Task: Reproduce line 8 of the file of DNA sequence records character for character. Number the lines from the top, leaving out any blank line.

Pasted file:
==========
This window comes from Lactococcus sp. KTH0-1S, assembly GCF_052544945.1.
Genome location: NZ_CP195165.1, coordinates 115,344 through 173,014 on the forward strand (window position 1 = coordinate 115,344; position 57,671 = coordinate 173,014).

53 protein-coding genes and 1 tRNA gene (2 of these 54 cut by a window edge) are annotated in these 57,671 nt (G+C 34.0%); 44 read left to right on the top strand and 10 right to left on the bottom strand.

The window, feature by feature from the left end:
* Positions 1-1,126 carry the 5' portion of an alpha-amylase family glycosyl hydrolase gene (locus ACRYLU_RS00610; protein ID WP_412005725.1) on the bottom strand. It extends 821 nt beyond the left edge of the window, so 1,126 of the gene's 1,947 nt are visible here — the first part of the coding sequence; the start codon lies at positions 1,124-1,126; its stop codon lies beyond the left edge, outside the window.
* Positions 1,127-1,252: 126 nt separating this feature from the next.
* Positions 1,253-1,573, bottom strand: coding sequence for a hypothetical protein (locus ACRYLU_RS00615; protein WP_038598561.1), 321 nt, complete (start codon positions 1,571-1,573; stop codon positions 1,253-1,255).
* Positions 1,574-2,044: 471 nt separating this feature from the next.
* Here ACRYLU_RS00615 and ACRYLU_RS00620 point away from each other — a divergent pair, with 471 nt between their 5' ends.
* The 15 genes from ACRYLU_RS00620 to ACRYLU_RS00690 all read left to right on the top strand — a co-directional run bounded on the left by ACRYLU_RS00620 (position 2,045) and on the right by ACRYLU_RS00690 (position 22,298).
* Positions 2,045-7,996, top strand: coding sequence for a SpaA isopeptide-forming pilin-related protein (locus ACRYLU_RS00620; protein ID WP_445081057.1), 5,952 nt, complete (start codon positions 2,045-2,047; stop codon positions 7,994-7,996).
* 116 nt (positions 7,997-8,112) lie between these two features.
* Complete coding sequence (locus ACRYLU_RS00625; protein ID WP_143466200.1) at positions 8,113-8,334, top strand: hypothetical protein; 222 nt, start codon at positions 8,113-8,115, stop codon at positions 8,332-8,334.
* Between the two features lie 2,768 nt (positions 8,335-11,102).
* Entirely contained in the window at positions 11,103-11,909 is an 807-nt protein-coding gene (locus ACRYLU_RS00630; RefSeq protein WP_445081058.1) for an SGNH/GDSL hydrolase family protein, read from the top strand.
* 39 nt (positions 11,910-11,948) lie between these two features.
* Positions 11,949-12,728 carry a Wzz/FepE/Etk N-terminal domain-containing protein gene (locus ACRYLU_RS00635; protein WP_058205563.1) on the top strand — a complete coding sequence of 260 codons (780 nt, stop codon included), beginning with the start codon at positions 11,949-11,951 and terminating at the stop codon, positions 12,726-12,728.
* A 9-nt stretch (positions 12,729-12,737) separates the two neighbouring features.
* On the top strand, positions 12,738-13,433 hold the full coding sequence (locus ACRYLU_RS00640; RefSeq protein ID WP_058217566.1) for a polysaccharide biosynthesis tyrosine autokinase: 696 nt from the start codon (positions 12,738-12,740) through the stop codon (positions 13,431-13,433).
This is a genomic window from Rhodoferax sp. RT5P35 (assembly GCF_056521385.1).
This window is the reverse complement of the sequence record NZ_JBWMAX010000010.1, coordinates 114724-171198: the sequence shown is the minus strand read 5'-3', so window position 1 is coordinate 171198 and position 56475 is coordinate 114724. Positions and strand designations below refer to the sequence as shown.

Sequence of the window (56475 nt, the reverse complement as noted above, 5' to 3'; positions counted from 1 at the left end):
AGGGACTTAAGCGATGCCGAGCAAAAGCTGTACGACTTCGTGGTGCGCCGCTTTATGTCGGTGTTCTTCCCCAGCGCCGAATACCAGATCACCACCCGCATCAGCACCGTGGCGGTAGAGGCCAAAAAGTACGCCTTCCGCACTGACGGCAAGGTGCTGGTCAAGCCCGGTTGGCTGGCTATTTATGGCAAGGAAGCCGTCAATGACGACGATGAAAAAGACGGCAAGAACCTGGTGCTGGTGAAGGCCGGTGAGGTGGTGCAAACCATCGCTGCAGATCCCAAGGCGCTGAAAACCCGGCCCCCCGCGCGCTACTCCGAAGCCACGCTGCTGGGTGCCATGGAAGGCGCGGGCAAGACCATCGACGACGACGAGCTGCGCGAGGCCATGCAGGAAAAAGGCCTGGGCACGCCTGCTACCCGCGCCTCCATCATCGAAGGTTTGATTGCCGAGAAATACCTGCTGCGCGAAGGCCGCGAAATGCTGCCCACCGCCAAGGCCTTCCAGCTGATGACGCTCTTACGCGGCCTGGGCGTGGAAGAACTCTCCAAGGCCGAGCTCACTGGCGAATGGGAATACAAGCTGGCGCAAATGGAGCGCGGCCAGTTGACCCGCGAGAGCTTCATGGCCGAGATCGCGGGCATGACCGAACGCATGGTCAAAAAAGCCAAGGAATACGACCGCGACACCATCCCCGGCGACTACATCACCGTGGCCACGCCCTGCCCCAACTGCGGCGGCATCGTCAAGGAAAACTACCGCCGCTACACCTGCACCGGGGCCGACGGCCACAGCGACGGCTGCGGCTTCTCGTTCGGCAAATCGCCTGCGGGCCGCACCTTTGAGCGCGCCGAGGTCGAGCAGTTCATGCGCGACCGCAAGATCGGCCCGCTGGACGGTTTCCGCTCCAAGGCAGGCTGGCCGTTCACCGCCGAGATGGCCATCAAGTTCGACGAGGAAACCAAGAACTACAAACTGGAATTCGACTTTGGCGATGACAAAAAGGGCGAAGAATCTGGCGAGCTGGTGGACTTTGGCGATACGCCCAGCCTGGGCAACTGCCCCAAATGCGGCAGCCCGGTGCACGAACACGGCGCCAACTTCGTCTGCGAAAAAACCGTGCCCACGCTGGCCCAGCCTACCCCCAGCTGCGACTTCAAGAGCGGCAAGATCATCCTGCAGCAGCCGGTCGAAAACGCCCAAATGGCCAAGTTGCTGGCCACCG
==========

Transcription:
* Positions 1,574-2,044: 471 nt separating this feature from the next.